Bodemeister Does a Disservice to Horse Racing by Pulling out of Belmont Stakes

Sam R. QuinnSenior Analyst IIIJune 7, 2012

LOUISVILLE, KY - MAY 03:  Trainer Bob Baffert stands outside his stable before a workout in preparation for the 138th Kentucky Derby at Churchill Downs on May 3, 2012 in Louisville, Kentucky.  (Photo by Elsa/Getty Images)
Elsa/Getty Images

Trainer Bob Baffert has made a villain out of Bodemeister by pulling his colt out of the Belmont Stakes and has done a disservice to horse racing in the process.

If this was a decision made based on health concerns for the horse, it would be perfectly acceptable. However, it seems Baffert wants to spare himself another failure in the form of a second-place finish.

Bodemeister was the consensus best horse in the field, and the odds-on favorite to win both the Kentucky Derby and the Preakness Stakes. By withholding him from the last leg of I'll Have Another's Triple Crown quest, Baffert has forever tainted the legacy of the Doug O'Neill-trained horse should he accomplish the feat.

Bodemeister had the greatest raw speed in the first two races, and lost at Churchill Downs and Pimlico by the smallest of margins. Now that he is not attending the race at the Belmont, people will look back on I'll Have Another's Triple Crown (if he is able to win) with speculation. This is the equivalent of the best team losing their best player in the playoffs, then another team winning the championship, which makes fans look back and say "Well, they wouldn't have won if so-and-so didn't go down."

Baffert owed it to O'Neill, jockey Mario Gutierrez and I'll Have Another to run Bodemeister in the June 9 race, instead of sending his horse back to California. This seems to me like Baffert threw a temper tantrum when his horse faltered at the end for the second consecutive race and was fed up with the thoroughbred not being able to close out races.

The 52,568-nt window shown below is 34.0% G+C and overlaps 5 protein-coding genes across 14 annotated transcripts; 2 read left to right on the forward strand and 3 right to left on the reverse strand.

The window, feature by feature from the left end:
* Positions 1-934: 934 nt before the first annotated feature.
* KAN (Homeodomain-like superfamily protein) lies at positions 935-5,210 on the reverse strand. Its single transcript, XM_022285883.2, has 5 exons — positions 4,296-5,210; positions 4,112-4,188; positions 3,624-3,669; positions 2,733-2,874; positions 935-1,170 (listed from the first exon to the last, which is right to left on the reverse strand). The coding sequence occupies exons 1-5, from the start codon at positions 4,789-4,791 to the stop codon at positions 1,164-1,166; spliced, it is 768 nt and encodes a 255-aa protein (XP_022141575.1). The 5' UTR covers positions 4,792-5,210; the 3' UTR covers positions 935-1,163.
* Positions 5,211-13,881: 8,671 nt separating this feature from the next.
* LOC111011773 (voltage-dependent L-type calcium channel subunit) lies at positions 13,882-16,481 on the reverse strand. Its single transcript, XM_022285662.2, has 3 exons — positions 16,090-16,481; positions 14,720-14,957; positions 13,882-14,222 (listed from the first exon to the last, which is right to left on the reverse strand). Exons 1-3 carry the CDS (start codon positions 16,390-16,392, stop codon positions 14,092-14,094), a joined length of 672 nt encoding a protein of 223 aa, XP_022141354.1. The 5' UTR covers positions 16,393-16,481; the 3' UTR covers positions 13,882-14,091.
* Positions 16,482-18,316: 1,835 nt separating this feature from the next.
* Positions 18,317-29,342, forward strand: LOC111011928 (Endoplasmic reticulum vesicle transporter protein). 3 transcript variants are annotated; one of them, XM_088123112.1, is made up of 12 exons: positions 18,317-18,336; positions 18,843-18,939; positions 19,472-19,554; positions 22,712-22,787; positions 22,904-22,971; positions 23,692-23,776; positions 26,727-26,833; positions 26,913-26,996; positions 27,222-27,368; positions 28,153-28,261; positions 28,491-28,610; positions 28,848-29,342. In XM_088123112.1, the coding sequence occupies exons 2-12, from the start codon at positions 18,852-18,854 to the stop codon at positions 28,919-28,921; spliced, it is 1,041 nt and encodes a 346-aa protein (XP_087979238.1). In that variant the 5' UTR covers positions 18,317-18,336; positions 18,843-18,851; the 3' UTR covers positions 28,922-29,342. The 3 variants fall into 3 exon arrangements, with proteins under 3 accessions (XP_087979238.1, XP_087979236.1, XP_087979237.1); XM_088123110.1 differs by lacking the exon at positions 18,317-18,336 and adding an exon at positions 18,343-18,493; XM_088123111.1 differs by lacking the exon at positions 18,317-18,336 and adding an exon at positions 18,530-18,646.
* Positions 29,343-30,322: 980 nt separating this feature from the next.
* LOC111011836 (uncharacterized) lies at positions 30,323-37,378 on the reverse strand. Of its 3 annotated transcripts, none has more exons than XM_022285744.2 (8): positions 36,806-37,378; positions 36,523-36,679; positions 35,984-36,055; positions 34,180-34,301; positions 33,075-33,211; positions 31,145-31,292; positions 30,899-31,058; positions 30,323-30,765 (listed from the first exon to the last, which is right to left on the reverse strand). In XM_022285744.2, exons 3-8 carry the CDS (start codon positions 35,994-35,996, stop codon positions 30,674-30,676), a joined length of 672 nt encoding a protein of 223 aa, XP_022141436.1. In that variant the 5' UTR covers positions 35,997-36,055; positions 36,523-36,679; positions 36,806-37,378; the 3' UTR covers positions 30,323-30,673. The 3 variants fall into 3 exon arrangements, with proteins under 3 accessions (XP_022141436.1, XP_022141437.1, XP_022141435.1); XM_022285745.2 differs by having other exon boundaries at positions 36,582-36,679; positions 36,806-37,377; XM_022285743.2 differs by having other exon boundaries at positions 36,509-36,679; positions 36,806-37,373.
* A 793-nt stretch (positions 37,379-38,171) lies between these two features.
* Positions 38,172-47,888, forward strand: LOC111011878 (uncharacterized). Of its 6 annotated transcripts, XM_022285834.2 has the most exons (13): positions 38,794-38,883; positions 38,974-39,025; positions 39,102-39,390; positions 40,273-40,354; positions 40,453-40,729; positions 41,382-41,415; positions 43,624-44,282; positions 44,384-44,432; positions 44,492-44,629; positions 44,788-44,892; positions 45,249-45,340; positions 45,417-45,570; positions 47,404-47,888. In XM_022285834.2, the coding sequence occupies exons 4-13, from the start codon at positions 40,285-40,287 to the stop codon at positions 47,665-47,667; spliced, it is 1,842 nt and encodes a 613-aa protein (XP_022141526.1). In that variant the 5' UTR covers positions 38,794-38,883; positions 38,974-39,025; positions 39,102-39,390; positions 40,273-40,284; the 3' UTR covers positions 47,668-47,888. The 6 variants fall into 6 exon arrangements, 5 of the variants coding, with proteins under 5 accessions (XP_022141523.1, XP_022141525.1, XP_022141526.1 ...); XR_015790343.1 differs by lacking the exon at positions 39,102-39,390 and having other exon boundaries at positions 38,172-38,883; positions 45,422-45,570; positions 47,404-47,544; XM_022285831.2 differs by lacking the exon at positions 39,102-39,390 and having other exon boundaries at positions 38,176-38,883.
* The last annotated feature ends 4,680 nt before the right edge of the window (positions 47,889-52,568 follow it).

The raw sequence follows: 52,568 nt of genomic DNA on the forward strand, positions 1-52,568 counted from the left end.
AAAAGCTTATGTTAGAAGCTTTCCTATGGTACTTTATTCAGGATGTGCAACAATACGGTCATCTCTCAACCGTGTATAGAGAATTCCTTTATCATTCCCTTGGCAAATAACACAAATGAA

This isn't a case when a coach pulls an aging veteran out of the game to save him the embarrassment of being dominated by the younger, better players in the game.

This is a horse. This horse does not know what was at stake or what he lost. Bodemeister certainly doesn't know that he cost Baffert a couple of million dollars by not being able to hold off I'll Have Another.

This is purely a human being wanting to save himself the humiliation of losing three consecutive races to a horse that his was supposedly better than. It would not hurt Bodemeister's feelings if he lost at the Belmont, and he would go back to the stable and eat his oats like nothing happened.

But, Baffert is being selfish and his actions will mar the most impressive performance of I'll Have Another's career. Even if Gutierrez rides I'll Have Another to victory by a heavy margin, horse racing diehards will look back at the 2012 Belmont Stakes and think to themselves, "What if Bodemeister had raced? Would he have been able to hold off I'll Have Another?"

Even if the answer is no, their questions will still be raised. 

Pulling Bodemeister out of the race for any other reason than a concern over his health, which I have yet to hear, was not the right thing to do. You can't win them all, and Baffert should have taken his lumps and ran his horse one more time. Who knows? Maybe he would have held off I'll Have Another this time.

We haven't seen a Triple Crown in nearly 35 years, and to pull the second-best horse out of the last leg is to put a figurative asterisk next to I'll Have Another's name in the record books.